1. Choose the right wood for the right food. Milder-flavored woods like alder and maple are best for poultry and fish, while stronger-flavored woods like hickory and mesquite are best for red meats like beef, pork and venison. Oak is always an excellent choice for any kind of smoked food because it's not too strong and its flavor is very straightforward so it pairs well with seasonings and sauces. You can even use wood chips from oak whiskey barrels for smooth, mellow vanilla and caramel notes. Fruit woods like apple and cherry add a hint of bright fruit flavor that goes nicely with lamb and pork as well as chicken.
2. Chips vs. Chunks: As you can probably guess, wood chips are smaller than wood chunks, which means that chips will start smoking and burn up faster than chunks. As a result, chips are a better choice for foods with shorter cooking times, while chunks are better for thicker, larger cuts that need to cook longer.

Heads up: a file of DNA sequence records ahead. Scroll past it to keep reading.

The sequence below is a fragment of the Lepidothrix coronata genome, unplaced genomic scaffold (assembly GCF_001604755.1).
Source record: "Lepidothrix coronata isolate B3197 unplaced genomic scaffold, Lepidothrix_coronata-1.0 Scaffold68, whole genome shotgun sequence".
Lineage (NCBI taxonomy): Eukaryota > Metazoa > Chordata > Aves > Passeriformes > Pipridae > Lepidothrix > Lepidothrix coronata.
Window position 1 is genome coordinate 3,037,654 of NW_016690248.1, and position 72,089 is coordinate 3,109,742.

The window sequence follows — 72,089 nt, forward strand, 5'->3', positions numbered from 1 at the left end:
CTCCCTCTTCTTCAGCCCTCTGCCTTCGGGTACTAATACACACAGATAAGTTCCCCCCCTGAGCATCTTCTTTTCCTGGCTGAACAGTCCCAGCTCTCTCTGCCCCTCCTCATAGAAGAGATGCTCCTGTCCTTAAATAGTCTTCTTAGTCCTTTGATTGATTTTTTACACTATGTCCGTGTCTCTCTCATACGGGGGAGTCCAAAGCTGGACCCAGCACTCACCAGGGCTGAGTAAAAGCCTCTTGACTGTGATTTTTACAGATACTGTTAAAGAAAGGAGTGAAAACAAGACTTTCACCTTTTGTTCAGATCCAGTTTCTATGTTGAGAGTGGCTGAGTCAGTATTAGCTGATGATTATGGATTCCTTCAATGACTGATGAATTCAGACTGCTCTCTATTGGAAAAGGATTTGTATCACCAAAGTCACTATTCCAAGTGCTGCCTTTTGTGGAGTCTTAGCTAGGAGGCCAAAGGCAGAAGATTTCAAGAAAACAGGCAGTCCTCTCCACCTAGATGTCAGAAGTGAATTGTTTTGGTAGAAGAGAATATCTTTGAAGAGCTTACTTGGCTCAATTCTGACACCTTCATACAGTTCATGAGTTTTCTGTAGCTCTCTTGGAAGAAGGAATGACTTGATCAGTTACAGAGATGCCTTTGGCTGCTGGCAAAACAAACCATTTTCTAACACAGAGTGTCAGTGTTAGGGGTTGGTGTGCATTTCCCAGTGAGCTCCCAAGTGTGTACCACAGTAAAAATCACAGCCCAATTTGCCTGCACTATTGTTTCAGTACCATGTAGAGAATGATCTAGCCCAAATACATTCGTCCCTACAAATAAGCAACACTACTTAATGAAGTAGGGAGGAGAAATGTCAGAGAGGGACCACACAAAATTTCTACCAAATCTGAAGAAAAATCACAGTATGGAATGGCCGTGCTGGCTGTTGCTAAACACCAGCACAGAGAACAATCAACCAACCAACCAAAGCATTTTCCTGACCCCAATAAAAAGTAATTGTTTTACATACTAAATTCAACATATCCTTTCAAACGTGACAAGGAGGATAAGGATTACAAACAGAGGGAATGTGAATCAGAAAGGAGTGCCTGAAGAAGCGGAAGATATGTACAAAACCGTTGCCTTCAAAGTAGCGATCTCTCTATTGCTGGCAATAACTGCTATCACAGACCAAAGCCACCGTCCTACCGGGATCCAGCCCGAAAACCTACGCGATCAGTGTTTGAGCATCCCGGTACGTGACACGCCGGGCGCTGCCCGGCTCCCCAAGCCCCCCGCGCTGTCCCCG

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4. If you have a charcoal grill: When the coals are ready for grilling scatter a couple of handfuls of chips or chunks directly on the coals. When the wood starts smoking, place your food on the grill, cover with the lid and cook until you no longer see smoke coming from the grill vents. Check the food for doneness, and if desired, you can add more wood to the coals and keep grilling/smoking. Just remember: A little smoke can add a LOT of flavor, so don't overdo it.
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And don't forget to check out our barbecue sauces and dry rubs, ranging from all-American classics and regional favorites to exotic and gourmet sauces.